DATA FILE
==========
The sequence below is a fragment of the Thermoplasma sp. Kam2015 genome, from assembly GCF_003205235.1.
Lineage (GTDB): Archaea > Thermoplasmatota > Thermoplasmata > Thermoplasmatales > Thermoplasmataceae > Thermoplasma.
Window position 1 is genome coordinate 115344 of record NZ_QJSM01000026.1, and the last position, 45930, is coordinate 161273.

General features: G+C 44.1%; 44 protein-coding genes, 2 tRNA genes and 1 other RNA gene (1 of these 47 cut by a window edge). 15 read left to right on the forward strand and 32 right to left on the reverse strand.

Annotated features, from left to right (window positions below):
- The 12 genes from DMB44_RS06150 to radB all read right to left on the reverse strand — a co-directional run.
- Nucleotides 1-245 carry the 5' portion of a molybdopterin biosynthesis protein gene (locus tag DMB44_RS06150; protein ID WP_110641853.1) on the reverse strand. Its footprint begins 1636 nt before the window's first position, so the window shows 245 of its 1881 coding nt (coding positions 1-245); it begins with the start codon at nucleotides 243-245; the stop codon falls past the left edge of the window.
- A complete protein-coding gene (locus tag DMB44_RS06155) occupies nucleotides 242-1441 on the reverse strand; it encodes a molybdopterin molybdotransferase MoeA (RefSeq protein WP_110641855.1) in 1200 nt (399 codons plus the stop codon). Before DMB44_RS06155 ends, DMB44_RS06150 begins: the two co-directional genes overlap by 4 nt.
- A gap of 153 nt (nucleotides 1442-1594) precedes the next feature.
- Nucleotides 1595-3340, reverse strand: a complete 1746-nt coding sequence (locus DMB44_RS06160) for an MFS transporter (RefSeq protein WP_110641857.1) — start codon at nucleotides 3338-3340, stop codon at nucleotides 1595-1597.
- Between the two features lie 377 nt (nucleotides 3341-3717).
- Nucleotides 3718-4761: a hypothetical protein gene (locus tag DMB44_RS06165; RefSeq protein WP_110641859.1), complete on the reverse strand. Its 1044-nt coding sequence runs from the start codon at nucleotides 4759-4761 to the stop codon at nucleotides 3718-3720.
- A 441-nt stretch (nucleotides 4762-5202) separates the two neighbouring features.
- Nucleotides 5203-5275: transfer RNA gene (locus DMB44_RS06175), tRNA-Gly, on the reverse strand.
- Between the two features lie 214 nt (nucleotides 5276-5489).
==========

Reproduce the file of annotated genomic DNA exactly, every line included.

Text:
The sequence below is a fragment of the Thermoplasma sp. Kam2015 genome, from assembly GCF_003205235.1.
Lineage (GTDB): Archaea > Thermoplasmatota > Thermoplasmata > Thermoplasmatales > Thermoplasmataceae > Thermoplasma.
Window position 1 is genome coordinate 115344 of record NZ_QJSM01000026.1, and the last position, 45930, is coordinate 161273.

General features: G+C 44.1%; 44 protein-coding genes, 2 tRNA genes and 1 other RNA gene (1 of these 47 cut by a window edge). 15 read left to right on the forward strand and 32 right to left on the reverse strand.

Annotated features, from left to right (window positions below):
- The 12 genes from DMB44_RS06150 to radB all read right to left on the reverse strand — a co-directional run.
- Nucleotides 1-245 carry the 5' portion of a molybdopterin biosynthesis protein gene (locus tag DMB44_RS06150; protein ID WP_110641853.1) on the reverse strand. Its footprint begins 1636 nt before the window's first position, so the window shows 245 of its 1881 coding nt (coding positions 1-245); it begins with the start codon at nucleotides 243-245; the stop codon falls past the left edge of the window.
- A complete protein-coding gene (locus tag DMB44_RS06155) occupies nucleotides 242-1441 on the reverse strand; it encodes a molybdopterin molybdotransferase MoeA (RefSeq protein WP_110641855.1) in 1200 nt (399 codons plus the stop codon). Before DMB44_RS06155 ends, DMB44_RS06150 begins: the two co-directional genes overlap by 4 nt.
- A gap of 153 nt (nucleotides 1442-1594) precedes the next feature.
- Nucleotides 1595-3340, reverse strand: a complete 1746-nt coding sequence (locus DMB44_RS06160) for an MFS transporter (RefSeq protein WP_110641857.1) — start codon at nucleotides 3338-3340, stop codon at nucleotides 1595-1597.
- Between the two features lie 377 nt (nucleotides 3341-3717).
- Nucleotides 3718-4761: a hypothetical protein gene (locus tag DMB44_RS06165; RefSeq protein WP_110641859.1), complete on the reverse strand. Its 1044-nt coding sequence runs from the start codon at nucleotides 4759-4761 to the stop codon at nucleotides 3718-3720.
- A 441-nt stretch (nucleotides 4762-5202) separates the two neighbouring features.
- Nucleotides 5203-5275: transfer RNA gene (locus DMB44_RS06175), tRNA-Gly, on the reverse strand.
- Between the two features lie 214 nt (nucleotides 5276-5489).